This year’s Ombudsmen annual report to Parliament, tabled last week, had an interesting discussion on the disclosure requirements around the rules governing parking ticket waivers (page 39).
Someone had asked a local authority (no idea if it was Wellington City Council) for a copy of the criteria used to decide whether or not to waive parking tickets.
The local authority refused under two grounds:
1/. Section 7(h) of the LGOIMA which allows information to be withheld so a local authority’s commercial activities are not disadvantaged. The local authority told the Ombudsman that releasing the criteria “would impact negatively on the authority’s ability to generate revenue from parking offences.”
The Ombudsmen did not give much truck to that argument. They said:
“In administering parking infringement bylaws, local authorities are carrying out a law enforcement role, not a commercial one. The fact that income may be generated from carrying out a law enforcement role is beside the point. We did not accept that section 7(2)(h) of the LGOIMA could apply at all in respect of such information.”
Round one – the little person.
2/. Section 6(a) of the LGOIM which allows information to be withheld as disclosure would prejudice the maintenance of the law.
Again, the Ombudsmen ruled, not applicable.
“Release of the factors that authorities consider in deciding whether to waive an offence would not prejudice the maintenance of the law. These factors form part of the law as it operates in practice and citizens are entitled to know of them in determining how they interact with the authority.
Other state sector agencies disclose the basis on which they make prosecutorial decisions. For instance, the Crown Law Office publishes the factors to be taken into consideration in deciding whether or not to initiate a prosecution; and the Police publish the criteria under which they decide whether to deal with an alleged offender under the Adult Diversion Scheme. The maintenance of the law requires disclosure of such criteria, so that everyone knows the basis on which the law operates.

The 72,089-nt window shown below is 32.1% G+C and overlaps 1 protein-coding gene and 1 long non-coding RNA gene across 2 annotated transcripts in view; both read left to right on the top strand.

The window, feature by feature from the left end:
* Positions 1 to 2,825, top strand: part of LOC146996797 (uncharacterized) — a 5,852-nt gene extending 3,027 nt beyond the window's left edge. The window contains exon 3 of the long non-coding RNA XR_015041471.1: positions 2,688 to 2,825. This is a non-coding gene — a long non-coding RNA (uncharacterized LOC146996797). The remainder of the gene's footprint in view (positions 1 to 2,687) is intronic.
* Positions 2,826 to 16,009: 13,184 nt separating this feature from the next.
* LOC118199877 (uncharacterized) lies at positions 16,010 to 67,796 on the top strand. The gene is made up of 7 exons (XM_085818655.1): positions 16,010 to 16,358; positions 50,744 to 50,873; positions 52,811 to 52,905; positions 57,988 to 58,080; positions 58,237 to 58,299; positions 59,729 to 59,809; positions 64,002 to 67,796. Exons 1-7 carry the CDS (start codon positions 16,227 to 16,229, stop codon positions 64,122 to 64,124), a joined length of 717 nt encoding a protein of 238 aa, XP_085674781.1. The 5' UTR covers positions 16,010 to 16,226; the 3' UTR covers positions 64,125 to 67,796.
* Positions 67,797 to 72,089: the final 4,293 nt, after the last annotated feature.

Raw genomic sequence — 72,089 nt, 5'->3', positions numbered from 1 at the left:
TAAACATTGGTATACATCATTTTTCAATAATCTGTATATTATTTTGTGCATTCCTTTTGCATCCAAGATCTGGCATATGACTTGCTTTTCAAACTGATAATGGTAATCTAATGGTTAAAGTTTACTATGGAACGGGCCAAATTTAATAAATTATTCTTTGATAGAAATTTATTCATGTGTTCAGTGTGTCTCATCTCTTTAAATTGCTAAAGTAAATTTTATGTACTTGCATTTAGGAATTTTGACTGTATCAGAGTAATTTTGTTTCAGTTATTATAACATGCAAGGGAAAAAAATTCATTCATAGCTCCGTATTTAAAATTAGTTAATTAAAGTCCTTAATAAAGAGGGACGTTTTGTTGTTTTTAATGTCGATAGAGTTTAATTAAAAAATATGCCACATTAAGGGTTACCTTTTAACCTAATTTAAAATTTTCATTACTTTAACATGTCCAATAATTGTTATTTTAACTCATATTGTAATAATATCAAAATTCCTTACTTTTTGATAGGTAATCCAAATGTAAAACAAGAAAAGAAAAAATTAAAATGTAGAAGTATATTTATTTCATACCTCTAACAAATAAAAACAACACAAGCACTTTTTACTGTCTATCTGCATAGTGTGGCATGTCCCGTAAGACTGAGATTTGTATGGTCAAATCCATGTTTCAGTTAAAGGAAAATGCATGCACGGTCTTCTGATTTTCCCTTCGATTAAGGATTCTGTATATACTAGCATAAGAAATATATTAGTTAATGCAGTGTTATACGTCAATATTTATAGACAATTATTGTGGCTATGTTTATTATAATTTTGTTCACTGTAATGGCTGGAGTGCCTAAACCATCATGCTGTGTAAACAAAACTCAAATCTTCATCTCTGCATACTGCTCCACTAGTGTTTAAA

It is no answer to say that people may challenge their liability in a court of law. Their liability is not at issue in these cases. The issue is the authority’s exercise of its discretion not to prosecute. Apart from judicial review, there is no means of challenging that exercise of discretion. The law is maintained, not prejudiced, by disclosing the basis on which the discretion is exercised.”
Round two and match – the little person.
So if you want to know what the criteria are when the council considers whether to waive a parking ticket, ask them for a copy and under the law they have to give it to you. If anyone gets a copy of the WCC criteria, send us a copy at WCC Watch and we’ll post on them.
The ruling also confirms that a parking infringement regime must be about law enforcement, not revenue gathering to offset rates. That would be unlawful. Someone please tell Tenix Solutions and Armourguard’s Parkwise.